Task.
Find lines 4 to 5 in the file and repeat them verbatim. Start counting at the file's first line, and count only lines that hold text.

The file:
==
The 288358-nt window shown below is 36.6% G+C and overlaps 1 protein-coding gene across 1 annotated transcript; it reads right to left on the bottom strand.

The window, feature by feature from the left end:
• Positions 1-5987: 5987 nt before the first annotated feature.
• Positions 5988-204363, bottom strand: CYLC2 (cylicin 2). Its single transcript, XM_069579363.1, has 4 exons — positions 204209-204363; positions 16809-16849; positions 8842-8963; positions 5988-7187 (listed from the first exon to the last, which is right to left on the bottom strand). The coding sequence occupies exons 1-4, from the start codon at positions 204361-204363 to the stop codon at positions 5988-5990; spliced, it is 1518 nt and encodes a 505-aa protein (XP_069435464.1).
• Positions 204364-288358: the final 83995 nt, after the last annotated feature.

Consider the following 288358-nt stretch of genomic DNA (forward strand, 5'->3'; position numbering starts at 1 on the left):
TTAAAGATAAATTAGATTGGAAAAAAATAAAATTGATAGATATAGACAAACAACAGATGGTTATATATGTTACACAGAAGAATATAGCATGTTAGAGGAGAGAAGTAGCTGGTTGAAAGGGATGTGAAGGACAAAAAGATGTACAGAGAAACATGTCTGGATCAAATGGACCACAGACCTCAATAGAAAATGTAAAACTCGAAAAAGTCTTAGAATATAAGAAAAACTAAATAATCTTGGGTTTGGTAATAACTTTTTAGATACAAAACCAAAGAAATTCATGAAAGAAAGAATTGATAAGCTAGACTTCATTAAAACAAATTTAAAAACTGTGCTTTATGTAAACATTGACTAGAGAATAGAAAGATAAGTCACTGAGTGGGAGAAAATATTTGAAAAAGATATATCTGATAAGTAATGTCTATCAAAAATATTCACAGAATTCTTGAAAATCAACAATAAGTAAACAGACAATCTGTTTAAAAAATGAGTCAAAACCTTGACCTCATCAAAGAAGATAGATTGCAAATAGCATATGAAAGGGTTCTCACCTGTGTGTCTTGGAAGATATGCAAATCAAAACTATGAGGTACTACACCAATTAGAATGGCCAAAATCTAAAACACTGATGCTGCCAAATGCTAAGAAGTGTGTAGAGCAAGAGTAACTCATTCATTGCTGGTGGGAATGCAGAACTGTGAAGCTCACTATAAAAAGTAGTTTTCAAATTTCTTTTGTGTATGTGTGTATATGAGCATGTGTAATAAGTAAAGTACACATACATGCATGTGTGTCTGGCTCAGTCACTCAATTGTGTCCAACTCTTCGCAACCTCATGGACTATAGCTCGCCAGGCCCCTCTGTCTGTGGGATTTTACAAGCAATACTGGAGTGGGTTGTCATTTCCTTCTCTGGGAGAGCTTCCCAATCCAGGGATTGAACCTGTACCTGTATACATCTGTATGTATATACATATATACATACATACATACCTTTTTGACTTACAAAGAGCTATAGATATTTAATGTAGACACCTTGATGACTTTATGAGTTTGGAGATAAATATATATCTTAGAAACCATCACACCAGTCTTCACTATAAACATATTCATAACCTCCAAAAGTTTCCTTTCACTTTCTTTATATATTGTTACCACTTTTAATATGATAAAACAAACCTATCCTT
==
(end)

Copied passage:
• Positions 5988-204363, bottom strand: CYLC2 (cylicin 2). Its single transcript, XM_069579363.1, has 4 exons — positions 204209-204363; positions 16809-16849; positions 8842-8963; positions 5988-7187 (listed from the first exon to the last, which is right to left on the bottom strand). The coding sequence occupies exons 1-4, from the start codon at positions 204361-204363 to the stop codon at positions 5988-5990; spliced, it is 1518 nt and encodes a 505-aa protein (XP_069435464.1).
• Positions 204364-288358: the final 83995 nt, after the last annotated feature.